The Tour de France — three weeks long, three and a half thousand kilometres of racing and with 12 million people watching at the roadside while billions of others follow around the world — is a dramatic festival of endurance, suffering and spectacle, and all for one coveted yellow jersey.
First created in 1903 to boost flagging newspaper sales, the Tour has never been so popular, so renowned and so global. You can now watch the Tour live on TV in Albania, El Salvador, China, Norway and, yes, in France too. The race showcases the beauty and diversity of France and transcends time zones and cultural barriers and, with so many languages spoken in the peloton of riders racing across the country, unites nationalities perhaps even more strongly than the Olympic Games or the World Cup. The international appeal of the race, which draws fans to the roadside from around the world, is demonstrated by this year’s Grand Depart in Dusseldorf in Germany, but the Tour quickly resumes a Gallic flavour with 18 days of racing on home turf.
Unusually, the 2017 Tour takes in all five of France’s mountain ranges — the Vosges, the Jura, the Pyrenees, Massif Central, and finally, the high Alps. Much like modern France itself, the Tour is a heady cocktail of tradition and innovation, played out against some of Europe’s most spectacular scenery.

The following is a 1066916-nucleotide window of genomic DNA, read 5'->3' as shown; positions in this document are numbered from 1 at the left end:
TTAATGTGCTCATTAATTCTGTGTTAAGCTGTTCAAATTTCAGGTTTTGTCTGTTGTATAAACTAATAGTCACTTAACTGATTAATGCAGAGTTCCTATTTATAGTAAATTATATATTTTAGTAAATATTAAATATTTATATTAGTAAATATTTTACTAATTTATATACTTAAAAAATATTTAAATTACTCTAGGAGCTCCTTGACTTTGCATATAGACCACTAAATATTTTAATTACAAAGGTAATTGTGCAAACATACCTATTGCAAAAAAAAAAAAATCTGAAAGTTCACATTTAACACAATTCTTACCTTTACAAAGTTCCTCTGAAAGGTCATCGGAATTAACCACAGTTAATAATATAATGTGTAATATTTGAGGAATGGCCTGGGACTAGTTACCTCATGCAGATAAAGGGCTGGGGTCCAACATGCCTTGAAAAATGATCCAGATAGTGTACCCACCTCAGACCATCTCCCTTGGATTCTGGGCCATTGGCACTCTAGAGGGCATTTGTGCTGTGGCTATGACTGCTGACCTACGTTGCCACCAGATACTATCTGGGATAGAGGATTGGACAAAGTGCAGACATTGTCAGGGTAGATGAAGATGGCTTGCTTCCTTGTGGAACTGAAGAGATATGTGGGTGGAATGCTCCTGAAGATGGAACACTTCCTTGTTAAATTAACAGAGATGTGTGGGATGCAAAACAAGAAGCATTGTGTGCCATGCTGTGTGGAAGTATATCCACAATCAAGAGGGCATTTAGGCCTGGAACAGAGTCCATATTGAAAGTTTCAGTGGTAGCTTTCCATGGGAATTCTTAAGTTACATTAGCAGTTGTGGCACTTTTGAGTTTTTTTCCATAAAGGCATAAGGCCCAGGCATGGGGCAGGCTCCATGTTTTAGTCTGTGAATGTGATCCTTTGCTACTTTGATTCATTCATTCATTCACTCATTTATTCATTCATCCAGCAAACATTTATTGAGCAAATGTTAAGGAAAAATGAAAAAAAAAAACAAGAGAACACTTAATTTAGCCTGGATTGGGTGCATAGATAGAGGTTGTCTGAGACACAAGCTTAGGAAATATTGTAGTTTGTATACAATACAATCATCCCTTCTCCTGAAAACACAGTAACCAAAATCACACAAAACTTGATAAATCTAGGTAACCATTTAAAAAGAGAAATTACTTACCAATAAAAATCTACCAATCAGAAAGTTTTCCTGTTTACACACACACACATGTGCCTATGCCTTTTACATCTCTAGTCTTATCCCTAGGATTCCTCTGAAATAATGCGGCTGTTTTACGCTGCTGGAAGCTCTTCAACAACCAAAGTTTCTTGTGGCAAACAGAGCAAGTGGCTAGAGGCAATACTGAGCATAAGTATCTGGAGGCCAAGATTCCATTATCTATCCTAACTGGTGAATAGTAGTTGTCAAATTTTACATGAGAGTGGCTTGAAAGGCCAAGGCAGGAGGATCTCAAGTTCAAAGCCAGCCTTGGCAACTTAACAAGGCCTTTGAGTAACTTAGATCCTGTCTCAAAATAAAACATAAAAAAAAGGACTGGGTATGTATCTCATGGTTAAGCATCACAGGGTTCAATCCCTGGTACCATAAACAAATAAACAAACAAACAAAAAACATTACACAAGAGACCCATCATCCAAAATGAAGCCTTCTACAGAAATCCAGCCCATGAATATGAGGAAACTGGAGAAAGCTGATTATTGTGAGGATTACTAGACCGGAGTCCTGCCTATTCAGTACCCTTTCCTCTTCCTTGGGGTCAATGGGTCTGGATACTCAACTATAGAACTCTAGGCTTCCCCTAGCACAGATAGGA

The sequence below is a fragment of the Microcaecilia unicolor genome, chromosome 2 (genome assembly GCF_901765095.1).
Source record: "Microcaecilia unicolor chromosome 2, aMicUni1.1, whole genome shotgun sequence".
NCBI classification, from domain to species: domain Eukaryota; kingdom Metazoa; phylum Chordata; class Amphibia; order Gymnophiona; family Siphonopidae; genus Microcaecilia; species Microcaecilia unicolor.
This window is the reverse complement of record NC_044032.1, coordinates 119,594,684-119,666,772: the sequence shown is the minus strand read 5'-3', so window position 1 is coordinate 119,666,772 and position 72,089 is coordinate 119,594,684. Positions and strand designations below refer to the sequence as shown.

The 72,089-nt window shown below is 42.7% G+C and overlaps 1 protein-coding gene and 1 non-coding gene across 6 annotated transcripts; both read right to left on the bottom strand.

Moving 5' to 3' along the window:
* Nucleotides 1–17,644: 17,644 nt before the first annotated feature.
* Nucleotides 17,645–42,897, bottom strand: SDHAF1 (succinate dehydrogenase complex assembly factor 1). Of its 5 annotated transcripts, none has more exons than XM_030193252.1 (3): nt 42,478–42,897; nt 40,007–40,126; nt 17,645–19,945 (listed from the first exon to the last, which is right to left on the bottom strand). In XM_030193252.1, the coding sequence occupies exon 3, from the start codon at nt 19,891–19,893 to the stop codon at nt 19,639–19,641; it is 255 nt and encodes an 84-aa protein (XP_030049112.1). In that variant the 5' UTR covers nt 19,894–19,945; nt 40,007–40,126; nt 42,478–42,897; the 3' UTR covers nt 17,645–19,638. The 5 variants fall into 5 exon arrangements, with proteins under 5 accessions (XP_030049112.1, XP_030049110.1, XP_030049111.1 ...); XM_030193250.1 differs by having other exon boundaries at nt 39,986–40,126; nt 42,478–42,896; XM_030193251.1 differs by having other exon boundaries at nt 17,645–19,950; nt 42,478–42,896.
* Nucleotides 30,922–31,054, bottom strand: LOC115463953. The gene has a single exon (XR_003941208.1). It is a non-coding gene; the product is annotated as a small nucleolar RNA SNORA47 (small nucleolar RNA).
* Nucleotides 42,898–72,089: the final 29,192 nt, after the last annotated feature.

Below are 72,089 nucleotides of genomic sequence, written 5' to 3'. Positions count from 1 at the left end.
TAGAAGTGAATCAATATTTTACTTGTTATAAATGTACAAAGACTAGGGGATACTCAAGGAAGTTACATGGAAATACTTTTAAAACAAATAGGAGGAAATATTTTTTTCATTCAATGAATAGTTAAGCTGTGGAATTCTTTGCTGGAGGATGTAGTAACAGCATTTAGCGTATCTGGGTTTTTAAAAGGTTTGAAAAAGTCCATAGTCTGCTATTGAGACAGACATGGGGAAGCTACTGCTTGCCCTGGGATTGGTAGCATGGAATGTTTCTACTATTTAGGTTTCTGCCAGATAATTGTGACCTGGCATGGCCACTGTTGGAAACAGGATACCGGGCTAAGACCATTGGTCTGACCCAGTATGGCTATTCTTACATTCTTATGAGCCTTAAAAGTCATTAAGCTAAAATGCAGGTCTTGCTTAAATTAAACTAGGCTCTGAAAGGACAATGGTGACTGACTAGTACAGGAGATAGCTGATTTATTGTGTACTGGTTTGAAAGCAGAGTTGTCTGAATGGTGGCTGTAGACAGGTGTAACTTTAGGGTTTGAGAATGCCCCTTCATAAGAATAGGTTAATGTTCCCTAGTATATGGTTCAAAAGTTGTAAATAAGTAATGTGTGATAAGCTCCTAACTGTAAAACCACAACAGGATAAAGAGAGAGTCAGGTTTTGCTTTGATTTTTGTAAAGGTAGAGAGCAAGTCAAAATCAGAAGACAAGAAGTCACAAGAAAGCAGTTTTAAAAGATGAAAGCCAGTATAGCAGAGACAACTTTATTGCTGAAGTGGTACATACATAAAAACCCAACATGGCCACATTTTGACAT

There are few greater sights than the colours of the peloton speeding through the great peaks of the Alps, the dramatic geology of Cantal or Cevennes, or climbing past the iconic Notre-Dame de la Garde overlooking Marseille's Vieux-Port. While the weary riders wend their way around France, the huge caravan of media and organization personnel will follow in their wake and will have a little more time each day to savour the sights, sounds, smells and taste of France in high summer. It might be hard going, especially for their waistlines: en route are the acclaimed wines of Nuits Saints Georges, the cheeses of Vosges, Jura and Haute Savoie, not to mention the gastronomic highlights of Dordogne, Cantal and Ariege and, as the Tour climaxes on Mediterreanean, a chance to sample the world-famous Bouillabaisse of Marseille.
The team of France.fr will be on tour, travelling with the convoy and bringing you the very best of the Tour, and of France itself, as the 104th edition hits the road!
Words: Jeremy Whittle
Photography: Pete Goding